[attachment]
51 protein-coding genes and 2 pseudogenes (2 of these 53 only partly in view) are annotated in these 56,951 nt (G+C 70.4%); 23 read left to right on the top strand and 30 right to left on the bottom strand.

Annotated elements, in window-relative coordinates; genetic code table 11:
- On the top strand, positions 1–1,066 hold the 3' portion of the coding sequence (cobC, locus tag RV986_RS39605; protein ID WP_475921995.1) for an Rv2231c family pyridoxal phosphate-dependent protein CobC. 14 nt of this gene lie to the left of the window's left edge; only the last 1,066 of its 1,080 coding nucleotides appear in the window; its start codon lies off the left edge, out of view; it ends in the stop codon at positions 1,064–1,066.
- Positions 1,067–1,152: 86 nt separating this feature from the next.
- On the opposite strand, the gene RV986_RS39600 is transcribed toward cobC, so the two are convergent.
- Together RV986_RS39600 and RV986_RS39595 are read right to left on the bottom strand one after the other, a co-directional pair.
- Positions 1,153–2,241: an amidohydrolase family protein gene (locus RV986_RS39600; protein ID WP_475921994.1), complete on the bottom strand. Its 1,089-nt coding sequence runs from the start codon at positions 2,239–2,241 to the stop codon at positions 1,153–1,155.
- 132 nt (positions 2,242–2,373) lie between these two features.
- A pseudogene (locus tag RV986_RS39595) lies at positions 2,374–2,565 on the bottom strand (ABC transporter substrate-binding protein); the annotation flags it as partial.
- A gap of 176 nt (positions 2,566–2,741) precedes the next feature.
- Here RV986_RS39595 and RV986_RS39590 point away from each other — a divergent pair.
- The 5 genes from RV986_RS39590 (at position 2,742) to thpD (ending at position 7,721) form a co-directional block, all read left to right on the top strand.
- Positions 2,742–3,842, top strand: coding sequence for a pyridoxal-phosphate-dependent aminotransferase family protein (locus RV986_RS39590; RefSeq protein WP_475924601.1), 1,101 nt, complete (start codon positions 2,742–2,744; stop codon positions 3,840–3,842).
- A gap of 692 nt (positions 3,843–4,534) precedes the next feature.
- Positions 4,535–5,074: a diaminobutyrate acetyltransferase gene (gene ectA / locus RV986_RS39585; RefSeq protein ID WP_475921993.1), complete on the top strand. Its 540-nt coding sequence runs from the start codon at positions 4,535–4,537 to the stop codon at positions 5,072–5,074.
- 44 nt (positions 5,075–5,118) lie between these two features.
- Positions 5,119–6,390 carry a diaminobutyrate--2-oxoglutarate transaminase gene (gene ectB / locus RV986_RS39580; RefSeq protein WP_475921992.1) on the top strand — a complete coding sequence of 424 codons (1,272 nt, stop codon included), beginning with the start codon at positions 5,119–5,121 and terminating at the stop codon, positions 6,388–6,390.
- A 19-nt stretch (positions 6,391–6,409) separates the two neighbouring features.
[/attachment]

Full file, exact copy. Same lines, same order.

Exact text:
51 protein-coding genes and 2 pseudogenes (2 of these 53 only partly in view) are annotated in these 56,951 nt (G+C 70.4%); 23 read left to right on the top strand and 30 right to left on the bottom strand.

Annotated elements, in window-relative coordinates; genetic code table 11:
- On the top strand, positions 1–1,066 hold the 3' portion of the coding sequence (cobC, locus tag RV986_RS39605; protein ID WP_475921995.1) for an Rv2231c family pyridoxal phosphate-dependent protein CobC. 14 nt of this gene lie to the left of the window's left edge; only the last 1,066 of its 1,080 coding nucleotides appear in the window; its start codon lies off the left edge, out of view; it ends in the stop codon at positions 1,064–1,066.
- Positions 1,067–1,152: 86 nt separating this feature from the next.
- On the opposite strand, the gene RV986_RS39600 is transcribed toward cobC, so the two are convergent.
- Together RV986_RS39600 and RV986_RS39595 are read right to left on the bottom strand one after the other, a co-directional pair.
- Positions 1,153–2,241: an amidohydrolase family protein gene (locus RV986_RS39600; protein ID WP_475921994.1), complete on the bottom strand. Its 1,089-nt coding sequence runs from the start codon at positions 2,239–2,241 to the stop codon at positions 1,153–1,155.
- 132 nt (positions 2,242–2,373) lie between these two features.
- A pseudogene (locus tag RV986_RS39595) lies at positions 2,374–2,565 on the bottom strand (ABC transporter substrate-binding protein); the annotation flags it as partial.
- A gap of 176 nt (positions 2,566–2,741) precedes the next feature.
- Here RV986_RS39595 and RV986_RS39590 point away from each other — a divergent pair.
- The 5 genes from RV986_RS39590 (at position 2,742) to thpD (ending at position 7,721) form a co-directional block, all read left to right on the top strand.
- Positions 2,742–3,842, top strand: coding sequence for a pyridoxal-phosphate-dependent aminotransferase family protein (locus RV986_RS39590; RefSeq protein WP_475924601.1), 1,101 nt, complete (start codon positions 2,742–2,744; stop codon positions 3,840–3,842).
- A gap of 692 nt (positions 3,843–4,534) precedes the next feature.
- Positions 4,535–5,074: a diaminobutyrate acetyltransferase gene (gene ectA / locus RV986_RS39585; RefSeq protein ID WP_475921993.1), complete on the top strand. Its 540-nt coding sequence runs from the start codon at positions 4,535–4,537 to the stop codon at positions 5,072–5,074.
- 44 nt (positions 5,075–5,118) lie between these two features.
- Positions 5,119–6,390 carry a diaminobutyrate--2-oxoglutarate transaminase gene (gene ectB / locus RV986_RS39580; RefSeq protein WP_475921992.1) on the top strand — a complete coding sequence of 424 codons (1,272 nt, stop codon included), beginning with the start codon at positions 5,119–5,121 and terminating at the stop codon, positions 6,388–6,390.
- A 19-nt stretch (positions 6,391–6,409) separates the two neighbouring features.